To determine which of the three scenarios (or some combination of them) characterizes the predation impact in the SPB system, we performed a long-term study that measured predation impact by experimentally excluding all natural enemies of the SPB (17). The 5-year-long study covered a complete increase-peak-decrease cycle (Fig. 2). In 1990 and 1991 the survival of SPB brood inside cages did not differ from that outside cages (Fig. 3A), indicating negligible predation impact during the increase phase (18). Predators imposed detectable mortality during the peak year (1992), but numerically the strongest effect of predation was observed during the first year of decline, 1993 (19). We observed a qualitatively similar pattern in the effect of predators on the SPB ratio of increase (Fig. 3B); but this measure of predation was statistically significant during both decline years, and not during the peak year. Thus, both measures indicate that the predator complex acts primarily as a second-order (that is, delayed) process, with perhaps an admixture of a weaker first-order impact. The second-order effect is probably due to arthropod natural enemies, including several species of parasitoid wasps and predacious beetles (20). One predator, the clerid beetle Thanasimus dubius, appears to be a particularly promising subject for further investigation. This predator is a specialist on bark beetles, capable of inflicting significant mortality on SPB (21), and its densities exhibit oscillations that are phase-shifted with respect to those of SPB (Fig. 2). A particularly interesting feature of this predator is its tendency to go into an extended diapause (22). It is known that long developmental delays can have a destabilizing effect on dynamics (23,24).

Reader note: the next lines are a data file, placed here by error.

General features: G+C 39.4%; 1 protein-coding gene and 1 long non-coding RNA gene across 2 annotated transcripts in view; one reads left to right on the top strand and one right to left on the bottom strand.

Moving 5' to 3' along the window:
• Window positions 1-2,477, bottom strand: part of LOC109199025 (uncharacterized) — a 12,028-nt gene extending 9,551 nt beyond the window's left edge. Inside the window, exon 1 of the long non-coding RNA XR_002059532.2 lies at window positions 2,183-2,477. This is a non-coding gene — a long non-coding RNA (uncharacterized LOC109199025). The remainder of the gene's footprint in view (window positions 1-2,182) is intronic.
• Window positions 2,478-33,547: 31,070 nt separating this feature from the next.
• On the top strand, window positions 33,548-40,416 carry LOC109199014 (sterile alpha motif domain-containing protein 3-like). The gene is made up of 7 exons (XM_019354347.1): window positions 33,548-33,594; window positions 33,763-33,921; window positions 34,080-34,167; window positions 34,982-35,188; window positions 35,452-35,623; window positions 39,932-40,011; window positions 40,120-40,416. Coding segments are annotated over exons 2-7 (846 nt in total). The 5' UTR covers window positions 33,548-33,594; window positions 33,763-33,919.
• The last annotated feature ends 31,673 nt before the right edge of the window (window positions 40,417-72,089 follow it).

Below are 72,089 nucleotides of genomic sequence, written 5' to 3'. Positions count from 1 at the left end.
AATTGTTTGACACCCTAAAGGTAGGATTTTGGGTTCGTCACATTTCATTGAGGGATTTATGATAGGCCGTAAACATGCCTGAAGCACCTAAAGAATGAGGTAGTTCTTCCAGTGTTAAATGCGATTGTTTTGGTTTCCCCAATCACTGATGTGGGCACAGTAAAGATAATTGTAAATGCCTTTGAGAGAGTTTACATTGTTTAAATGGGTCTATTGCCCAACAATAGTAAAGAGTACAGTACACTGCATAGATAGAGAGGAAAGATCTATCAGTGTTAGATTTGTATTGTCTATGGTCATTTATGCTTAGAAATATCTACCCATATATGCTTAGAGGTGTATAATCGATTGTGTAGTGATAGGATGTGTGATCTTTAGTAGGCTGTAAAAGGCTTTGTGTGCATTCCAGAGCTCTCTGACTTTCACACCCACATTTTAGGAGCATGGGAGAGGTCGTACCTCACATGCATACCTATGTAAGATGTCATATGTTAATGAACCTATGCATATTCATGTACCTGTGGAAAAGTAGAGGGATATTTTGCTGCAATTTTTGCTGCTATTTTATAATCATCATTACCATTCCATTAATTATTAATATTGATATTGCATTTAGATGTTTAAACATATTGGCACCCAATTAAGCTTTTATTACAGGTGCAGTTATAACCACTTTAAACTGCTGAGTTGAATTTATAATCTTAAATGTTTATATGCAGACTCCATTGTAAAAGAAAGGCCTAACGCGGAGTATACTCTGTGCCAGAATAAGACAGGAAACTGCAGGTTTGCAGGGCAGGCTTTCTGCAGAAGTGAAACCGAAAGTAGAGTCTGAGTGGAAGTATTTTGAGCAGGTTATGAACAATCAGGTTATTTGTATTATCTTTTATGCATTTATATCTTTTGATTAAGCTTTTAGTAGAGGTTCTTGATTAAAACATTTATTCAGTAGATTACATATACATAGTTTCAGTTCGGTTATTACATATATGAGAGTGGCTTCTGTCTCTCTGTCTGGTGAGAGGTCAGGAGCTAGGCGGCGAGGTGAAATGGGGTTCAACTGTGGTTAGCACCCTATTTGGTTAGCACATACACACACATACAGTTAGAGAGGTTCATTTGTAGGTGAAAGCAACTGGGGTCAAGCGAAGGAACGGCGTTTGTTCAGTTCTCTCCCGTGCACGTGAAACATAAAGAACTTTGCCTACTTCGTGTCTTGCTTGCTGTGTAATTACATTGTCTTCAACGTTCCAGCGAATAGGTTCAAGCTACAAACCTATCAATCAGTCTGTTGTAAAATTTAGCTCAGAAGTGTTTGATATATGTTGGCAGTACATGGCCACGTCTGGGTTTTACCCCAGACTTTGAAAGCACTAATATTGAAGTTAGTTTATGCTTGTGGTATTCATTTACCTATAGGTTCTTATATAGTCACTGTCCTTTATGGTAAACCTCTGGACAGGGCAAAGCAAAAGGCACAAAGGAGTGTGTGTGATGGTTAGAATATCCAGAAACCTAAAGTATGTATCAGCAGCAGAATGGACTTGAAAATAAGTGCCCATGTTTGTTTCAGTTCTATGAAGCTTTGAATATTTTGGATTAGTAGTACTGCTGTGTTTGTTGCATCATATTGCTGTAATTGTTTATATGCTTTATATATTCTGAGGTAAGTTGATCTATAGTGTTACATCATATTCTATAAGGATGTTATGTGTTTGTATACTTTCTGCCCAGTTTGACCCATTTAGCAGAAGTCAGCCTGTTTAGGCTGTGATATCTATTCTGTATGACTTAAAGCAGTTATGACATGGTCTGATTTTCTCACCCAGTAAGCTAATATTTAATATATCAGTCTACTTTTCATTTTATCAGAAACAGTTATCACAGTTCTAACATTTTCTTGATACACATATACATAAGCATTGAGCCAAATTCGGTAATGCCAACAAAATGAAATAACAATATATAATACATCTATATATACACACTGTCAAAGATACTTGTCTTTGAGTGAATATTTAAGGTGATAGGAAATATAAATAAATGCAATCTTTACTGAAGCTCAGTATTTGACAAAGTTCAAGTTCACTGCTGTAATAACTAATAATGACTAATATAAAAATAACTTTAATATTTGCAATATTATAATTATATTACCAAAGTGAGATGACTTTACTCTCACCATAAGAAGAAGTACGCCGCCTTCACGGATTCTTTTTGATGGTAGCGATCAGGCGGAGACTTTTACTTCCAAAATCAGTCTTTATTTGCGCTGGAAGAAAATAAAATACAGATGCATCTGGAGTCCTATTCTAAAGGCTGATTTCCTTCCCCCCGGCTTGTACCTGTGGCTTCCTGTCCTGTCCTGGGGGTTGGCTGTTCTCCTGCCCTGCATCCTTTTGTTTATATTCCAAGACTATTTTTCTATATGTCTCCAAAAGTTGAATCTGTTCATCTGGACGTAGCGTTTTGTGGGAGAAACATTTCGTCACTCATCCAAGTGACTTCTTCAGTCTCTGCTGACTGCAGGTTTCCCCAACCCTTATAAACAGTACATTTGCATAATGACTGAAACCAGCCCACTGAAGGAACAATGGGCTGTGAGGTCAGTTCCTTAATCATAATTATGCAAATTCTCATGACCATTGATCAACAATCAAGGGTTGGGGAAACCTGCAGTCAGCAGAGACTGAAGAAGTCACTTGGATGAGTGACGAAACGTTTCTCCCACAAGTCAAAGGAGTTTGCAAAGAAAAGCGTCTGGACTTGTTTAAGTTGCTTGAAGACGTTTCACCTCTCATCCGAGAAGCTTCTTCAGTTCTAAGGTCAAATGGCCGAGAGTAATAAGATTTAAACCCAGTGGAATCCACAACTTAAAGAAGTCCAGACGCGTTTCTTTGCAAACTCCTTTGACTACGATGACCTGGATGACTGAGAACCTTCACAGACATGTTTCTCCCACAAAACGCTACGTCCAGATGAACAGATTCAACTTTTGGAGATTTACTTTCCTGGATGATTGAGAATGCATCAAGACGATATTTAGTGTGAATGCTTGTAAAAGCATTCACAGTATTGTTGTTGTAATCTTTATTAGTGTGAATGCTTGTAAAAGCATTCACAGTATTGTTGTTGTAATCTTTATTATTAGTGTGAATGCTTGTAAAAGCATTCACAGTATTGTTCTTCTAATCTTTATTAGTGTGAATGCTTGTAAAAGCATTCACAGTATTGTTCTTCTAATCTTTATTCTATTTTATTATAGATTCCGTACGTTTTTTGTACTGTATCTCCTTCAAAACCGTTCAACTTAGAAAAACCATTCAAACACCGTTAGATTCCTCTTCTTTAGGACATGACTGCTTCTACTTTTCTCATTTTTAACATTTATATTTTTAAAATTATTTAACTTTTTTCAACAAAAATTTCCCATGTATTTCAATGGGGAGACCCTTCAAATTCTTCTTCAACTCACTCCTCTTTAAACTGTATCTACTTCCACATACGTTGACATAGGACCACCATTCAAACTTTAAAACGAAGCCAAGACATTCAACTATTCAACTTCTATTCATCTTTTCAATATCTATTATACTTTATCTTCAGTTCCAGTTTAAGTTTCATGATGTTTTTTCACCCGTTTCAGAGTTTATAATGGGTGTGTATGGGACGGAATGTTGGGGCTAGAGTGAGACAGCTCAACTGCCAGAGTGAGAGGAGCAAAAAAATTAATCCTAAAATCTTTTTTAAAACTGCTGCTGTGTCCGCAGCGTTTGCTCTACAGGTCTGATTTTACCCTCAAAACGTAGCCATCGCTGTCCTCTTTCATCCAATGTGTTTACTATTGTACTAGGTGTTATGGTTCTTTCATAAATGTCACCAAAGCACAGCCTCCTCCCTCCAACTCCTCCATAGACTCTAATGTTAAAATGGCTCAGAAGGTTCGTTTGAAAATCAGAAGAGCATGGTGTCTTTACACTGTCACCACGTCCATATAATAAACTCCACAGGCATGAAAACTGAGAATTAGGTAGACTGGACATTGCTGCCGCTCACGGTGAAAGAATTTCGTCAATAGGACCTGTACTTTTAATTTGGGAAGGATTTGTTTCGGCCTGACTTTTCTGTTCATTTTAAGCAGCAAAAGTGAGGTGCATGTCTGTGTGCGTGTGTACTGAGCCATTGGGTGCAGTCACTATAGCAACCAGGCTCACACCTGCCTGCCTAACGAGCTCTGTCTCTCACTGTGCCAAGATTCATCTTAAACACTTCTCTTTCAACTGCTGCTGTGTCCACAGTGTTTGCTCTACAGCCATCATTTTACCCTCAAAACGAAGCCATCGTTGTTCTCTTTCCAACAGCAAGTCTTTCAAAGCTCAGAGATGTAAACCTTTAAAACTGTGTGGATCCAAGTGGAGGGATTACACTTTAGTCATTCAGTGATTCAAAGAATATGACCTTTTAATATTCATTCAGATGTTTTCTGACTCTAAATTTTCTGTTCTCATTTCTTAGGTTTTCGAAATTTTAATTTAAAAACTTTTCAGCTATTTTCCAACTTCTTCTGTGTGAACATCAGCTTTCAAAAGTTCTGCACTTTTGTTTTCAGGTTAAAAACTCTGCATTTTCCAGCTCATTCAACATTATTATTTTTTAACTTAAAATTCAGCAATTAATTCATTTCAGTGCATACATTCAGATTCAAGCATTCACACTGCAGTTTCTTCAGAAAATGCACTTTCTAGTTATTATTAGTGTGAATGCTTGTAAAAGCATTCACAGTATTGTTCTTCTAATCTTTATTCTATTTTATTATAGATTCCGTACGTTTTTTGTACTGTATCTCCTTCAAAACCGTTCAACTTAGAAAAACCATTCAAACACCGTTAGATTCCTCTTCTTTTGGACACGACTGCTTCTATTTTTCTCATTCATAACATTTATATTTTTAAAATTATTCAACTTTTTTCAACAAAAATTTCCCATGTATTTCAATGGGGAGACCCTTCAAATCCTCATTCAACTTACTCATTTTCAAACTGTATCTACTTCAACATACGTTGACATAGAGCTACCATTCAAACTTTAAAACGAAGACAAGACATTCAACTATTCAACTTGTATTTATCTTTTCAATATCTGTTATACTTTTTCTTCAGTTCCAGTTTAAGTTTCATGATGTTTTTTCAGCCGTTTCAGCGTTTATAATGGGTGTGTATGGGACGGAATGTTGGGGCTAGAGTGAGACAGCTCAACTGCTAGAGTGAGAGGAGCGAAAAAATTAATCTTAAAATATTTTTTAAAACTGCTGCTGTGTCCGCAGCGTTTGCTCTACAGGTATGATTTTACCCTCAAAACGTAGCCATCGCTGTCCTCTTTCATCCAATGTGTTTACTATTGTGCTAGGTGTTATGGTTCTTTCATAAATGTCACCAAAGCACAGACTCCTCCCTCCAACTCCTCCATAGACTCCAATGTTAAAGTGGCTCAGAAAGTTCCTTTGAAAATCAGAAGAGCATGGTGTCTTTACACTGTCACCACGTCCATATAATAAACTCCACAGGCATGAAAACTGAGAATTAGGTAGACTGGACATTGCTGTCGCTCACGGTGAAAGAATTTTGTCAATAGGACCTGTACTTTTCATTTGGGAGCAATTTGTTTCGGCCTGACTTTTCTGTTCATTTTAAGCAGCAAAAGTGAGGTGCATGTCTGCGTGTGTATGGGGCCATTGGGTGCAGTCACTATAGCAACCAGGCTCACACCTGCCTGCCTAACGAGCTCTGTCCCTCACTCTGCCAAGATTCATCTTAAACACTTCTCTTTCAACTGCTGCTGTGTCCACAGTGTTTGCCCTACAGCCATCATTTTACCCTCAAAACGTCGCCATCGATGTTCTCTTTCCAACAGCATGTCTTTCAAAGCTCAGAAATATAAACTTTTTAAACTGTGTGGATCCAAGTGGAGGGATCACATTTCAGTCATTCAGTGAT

Figure 2

Population numbers of the SPB (circles, solid line) and one of its important natural enemies, the clerid beetleThanasimus dubius (triangles, dashed line), during 1989 to 1994, as measured by a network of pheromone-baited traps within Kisatchie National Forest.

Figure 3